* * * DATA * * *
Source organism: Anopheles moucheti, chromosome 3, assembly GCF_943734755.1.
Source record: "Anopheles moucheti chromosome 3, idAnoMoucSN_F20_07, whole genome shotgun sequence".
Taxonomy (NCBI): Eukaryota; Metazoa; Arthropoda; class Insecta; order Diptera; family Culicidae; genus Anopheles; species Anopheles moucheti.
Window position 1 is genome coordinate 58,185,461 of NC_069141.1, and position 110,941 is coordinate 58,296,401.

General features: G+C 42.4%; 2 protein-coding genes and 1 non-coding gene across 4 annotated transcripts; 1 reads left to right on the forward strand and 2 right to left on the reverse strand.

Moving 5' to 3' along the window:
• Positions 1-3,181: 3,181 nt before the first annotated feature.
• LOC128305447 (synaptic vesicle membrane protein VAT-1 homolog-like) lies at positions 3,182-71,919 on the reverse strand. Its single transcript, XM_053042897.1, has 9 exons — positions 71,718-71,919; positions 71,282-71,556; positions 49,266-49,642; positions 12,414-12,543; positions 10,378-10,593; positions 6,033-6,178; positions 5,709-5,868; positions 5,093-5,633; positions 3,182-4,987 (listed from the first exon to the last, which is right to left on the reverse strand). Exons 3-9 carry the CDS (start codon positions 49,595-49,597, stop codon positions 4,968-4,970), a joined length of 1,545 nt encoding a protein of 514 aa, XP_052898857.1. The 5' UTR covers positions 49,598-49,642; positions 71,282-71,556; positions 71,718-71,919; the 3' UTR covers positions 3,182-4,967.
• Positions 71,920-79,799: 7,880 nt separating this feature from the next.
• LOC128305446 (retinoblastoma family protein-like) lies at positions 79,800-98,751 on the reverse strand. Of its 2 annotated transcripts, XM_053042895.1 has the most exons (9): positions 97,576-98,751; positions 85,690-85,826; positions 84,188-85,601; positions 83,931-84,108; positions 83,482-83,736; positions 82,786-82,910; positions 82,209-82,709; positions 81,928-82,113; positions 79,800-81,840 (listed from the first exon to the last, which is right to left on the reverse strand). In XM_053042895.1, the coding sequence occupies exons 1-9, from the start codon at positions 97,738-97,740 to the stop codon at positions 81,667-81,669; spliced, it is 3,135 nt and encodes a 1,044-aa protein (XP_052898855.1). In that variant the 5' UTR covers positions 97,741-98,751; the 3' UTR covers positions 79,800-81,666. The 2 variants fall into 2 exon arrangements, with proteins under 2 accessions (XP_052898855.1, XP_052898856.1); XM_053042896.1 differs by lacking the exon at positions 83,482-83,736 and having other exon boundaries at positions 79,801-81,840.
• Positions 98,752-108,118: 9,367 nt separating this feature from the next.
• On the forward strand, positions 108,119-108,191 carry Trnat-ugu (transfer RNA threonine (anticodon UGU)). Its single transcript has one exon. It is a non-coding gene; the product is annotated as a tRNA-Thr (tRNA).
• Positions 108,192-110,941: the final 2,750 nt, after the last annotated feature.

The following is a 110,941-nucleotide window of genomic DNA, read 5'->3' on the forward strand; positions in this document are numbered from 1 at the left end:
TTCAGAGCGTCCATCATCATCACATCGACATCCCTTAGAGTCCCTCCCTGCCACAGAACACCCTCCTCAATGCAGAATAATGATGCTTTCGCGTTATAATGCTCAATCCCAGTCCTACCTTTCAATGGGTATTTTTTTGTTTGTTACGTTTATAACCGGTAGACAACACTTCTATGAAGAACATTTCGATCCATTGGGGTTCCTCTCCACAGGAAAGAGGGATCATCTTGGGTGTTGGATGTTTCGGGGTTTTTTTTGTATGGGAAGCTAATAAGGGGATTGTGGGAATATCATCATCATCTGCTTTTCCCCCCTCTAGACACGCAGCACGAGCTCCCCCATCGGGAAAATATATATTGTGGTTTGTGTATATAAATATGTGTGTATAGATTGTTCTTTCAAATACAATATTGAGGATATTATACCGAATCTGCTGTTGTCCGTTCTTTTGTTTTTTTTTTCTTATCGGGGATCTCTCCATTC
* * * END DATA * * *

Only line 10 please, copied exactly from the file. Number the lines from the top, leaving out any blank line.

• LOC128305446 (retinoblastoma family protein-like) lies at positions 79,800-98,751 on the reverse strand. Of its 2 annotated transcripts, XM_053042895.1 has the most exons (9): positions 97,576-98,751; positions 85,690-85,826; positions 84,188-85,601; positions 83,931-84,108; positions 83,482-83,736; positions 82,786-82,910; positions 82,209-82,709; positions 81,928-82,113; positions 79,800-81,840 (listed from the first exon to the last, which is right to left on the reverse strand). In XM_053042895.1, the coding sequence occupies exons 1-9, from the start codon at positions 97,738-97,740 to the stop codon at positions 81,667-81,669; spliced, it is 3,135 nt and encodes a 1,044-aa protein (XP_052898855.1). In that variant the 5' UTR covers positions 97,741-98,751; the 3' UTR covers positions 79,800-81,666. The 2 variants fall into 2 exon arrangements, with proteins under 2 accessions (XP_052898855.1, XP_052898856.1); XM_053042896.1 differs by lacking the exon at positions 83,482-83,736 and having other exon boundaries at positions 79,801-81,840.